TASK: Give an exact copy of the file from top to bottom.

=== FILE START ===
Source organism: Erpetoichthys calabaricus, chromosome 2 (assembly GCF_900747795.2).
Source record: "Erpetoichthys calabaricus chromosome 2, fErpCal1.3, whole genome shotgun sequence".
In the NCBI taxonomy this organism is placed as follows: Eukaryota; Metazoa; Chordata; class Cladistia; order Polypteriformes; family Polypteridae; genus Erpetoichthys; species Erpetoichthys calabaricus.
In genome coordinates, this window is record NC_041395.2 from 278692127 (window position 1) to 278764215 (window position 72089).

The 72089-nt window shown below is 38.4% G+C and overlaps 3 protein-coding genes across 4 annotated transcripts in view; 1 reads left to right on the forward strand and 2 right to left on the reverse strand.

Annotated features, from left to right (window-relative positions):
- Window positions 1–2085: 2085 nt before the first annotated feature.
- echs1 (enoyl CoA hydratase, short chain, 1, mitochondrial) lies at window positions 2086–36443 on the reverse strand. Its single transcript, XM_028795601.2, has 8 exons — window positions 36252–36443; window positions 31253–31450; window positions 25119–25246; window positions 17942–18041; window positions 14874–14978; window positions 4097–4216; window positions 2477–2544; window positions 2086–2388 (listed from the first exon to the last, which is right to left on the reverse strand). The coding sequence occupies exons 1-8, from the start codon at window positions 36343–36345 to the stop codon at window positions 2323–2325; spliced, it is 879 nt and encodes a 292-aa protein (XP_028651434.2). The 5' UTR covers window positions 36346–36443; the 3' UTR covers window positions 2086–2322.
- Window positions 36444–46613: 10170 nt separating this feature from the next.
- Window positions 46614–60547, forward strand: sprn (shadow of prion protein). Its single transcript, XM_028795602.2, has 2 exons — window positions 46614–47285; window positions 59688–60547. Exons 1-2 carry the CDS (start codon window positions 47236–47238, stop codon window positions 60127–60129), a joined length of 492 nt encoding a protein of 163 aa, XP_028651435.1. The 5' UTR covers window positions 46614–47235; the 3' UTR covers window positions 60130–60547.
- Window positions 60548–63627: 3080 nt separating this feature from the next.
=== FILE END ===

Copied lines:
Source organism: Erpetoichthys calabaricus, chromosome 2 (assembly GCF_900747795.2).
Source record: "Erpetoichthys calabaricus chromosome 2, fErpCal1.3, whole genome shotgun sequence".
In the NCBI taxonomy this organism is placed as follows: Eukaryota; Metazoa; Chordata; class Cladistia; order Polypteriformes; family Polypteridae; genus Erpetoichthys; species Erpetoichthys calabaricus.
In genome coordinates, this window is record NC_041395.2 from 278692127 (window position 1) to 278764215 (window position 72089).

The 72089-nt window shown below is 38.4% G+C and overlaps 3 protein-coding genes across 4 annotated transcripts in view; 1 reads left to right on the forward strand and 2 right to left on the reverse strand.

Annotated features, from left to right (window-relative positions):
- Window positions 1–2085: 2085 nt before the first annotated feature.
- echs1 (enoyl CoA hydratase, short chain, 1, mitochondrial) lies at window positions 2086–36443 on the reverse strand. Its single transcript, XM_028795601.2, has 8 exons — window positions 36252–36443; window positions 31253–31450; window positions 25119–25246; window positions 17942–18041; window positions 14874–14978; window positions 4097–4216; window positions 2477–2544; window positions 2086–2388 (listed from the first exon to the last, which is right to left on the reverse strand). The coding sequence occupies exons 1-8, from the start codon at window positions 36343–36345 to the stop codon at window positions 2323–2325; spliced, it is 879 nt and encodes a 292-aa protein (XP_028651434.2). The 5' UTR covers window positions 36346–36443; the 3' UTR covers window positions 2086–2322.
- Window positions 36444–46613: 10170 nt separating this feature from the next.
- Window positions 46614–60547, forward strand: sprn (shadow of prion protein). Its single transcript, XM_028795602.2, has 2 exons — window positions 46614–47285; window positions 59688–60547. Exons 1-2 carry the CDS (start codon window positions 47236–47238, stop codon window positions 60127–60129), a joined length of 492 nt encoding a protein of 163 aa, XP_028651435.1. The 5' UTR covers window positions 46614–47235; the 3' UTR covers window positions 60130–60547.
- Window positions 60548–63627: 3080 nt separating this feature from the next.